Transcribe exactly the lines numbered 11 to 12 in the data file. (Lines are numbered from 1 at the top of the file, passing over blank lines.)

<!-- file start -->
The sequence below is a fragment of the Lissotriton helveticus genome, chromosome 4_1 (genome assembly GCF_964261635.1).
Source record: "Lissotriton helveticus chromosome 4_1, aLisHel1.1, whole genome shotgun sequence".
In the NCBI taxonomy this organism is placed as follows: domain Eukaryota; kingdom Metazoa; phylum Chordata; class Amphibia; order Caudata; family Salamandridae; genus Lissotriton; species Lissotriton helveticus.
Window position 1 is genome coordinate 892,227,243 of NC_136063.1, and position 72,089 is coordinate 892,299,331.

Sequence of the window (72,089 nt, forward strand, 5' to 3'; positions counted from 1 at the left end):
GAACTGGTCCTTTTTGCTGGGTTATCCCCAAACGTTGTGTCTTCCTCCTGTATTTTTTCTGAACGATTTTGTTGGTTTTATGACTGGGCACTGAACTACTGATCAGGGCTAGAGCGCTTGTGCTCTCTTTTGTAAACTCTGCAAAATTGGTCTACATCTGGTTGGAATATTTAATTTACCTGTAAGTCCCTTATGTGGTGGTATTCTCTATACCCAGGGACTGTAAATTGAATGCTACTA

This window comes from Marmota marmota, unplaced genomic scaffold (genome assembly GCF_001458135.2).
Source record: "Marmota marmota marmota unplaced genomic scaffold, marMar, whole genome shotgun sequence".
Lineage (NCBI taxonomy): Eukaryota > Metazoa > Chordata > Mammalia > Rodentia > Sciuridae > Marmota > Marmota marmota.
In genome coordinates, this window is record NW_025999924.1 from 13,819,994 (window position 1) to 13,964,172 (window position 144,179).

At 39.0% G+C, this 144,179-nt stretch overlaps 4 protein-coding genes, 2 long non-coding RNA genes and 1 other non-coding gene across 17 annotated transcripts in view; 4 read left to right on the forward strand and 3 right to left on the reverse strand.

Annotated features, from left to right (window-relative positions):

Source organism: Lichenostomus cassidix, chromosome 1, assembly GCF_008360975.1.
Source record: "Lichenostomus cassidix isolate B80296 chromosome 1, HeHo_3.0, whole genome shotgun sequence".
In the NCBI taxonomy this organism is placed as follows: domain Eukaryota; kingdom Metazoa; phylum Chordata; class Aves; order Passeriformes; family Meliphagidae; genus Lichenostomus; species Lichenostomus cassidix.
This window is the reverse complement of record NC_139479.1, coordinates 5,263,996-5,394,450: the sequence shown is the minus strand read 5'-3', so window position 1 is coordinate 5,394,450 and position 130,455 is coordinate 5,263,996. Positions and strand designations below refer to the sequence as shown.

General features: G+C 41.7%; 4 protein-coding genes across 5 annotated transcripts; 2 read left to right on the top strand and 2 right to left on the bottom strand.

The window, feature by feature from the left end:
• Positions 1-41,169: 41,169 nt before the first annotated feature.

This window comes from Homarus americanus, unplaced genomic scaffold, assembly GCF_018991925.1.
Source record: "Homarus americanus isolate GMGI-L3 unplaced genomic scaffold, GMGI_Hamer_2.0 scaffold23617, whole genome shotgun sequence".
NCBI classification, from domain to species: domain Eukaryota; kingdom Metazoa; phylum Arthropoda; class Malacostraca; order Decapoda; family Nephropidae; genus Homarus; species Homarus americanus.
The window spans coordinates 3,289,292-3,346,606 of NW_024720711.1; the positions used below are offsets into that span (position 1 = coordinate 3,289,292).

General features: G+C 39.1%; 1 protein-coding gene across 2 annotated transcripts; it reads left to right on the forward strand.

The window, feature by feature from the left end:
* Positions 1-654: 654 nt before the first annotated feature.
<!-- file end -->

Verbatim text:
At 39.0% G+C, this 144,179-nt stretch overlaps 4 protein-coding genes, 2 long non-coding RNA genes and 1 other non-coding gene across 17 annotated transcripts in view; 4 read left to right on the forward strand and 3 right to left on the reverse strand.

Annotated features, from left to right (window-relative positions):